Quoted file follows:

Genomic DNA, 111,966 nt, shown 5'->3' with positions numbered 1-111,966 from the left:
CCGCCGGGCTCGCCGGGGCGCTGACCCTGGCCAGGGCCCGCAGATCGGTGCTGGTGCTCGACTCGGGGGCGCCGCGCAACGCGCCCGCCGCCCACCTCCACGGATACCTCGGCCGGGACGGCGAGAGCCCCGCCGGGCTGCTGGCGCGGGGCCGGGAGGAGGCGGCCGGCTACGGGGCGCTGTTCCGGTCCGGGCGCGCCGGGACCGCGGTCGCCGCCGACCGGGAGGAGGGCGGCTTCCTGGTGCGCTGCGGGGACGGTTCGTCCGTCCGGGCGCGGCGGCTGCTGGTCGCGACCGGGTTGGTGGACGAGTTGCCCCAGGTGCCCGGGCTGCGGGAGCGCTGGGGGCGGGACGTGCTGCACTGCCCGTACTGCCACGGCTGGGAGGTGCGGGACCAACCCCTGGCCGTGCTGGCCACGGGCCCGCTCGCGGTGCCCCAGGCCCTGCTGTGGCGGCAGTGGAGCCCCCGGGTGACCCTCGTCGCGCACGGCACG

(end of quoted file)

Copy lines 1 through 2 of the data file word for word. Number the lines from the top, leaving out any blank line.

Genomic DNA, 111,966 nt, shown 5'->3' with positions numbered 1-111,966 from the left:
CCGCCGGGCTCGCCGGGGCGCTGACCCTGGCCAGGGCCCGCAGATCGGTGCTGGTGCTCGACTCGGGGGCGCCGCGCAACGCGCCCGCCGCCCACCTCCACGGATACCTCGGCCGGGACGGCGAGAGCCCCGCCGGGCTGCTGGCGCGGGGCCGGGAGGAGGCGGCCGGCTACGGGGCGCTGTTCCGGTCCGGGCGCGCCGGGACCGCGGTCGCCGCCGACCGGGAGGAGGGCGGCTTCCTGGTGCGCTGCGGGGACGGTTCGTCCGTCCGGGCGCGGCGGCTGCTGGTCGCGACCGGGTTGGTGGACGAGTTGCCCCAGGTGCCCGGGCTGCGGGAGCGCTGGGGGCGGGACGTGCTGCACTGCCCGTACTGCCACGGCTGGGAGGTGCGGGACCAACCCCTGGCCGTGCTGGCCACGGGCCCGCTCGCGGTGCCCCAGGCCCTGCTGTGGCGGCAGTGGAGCCCCCGGGTGACCCTCGTCGCGCACGGCACG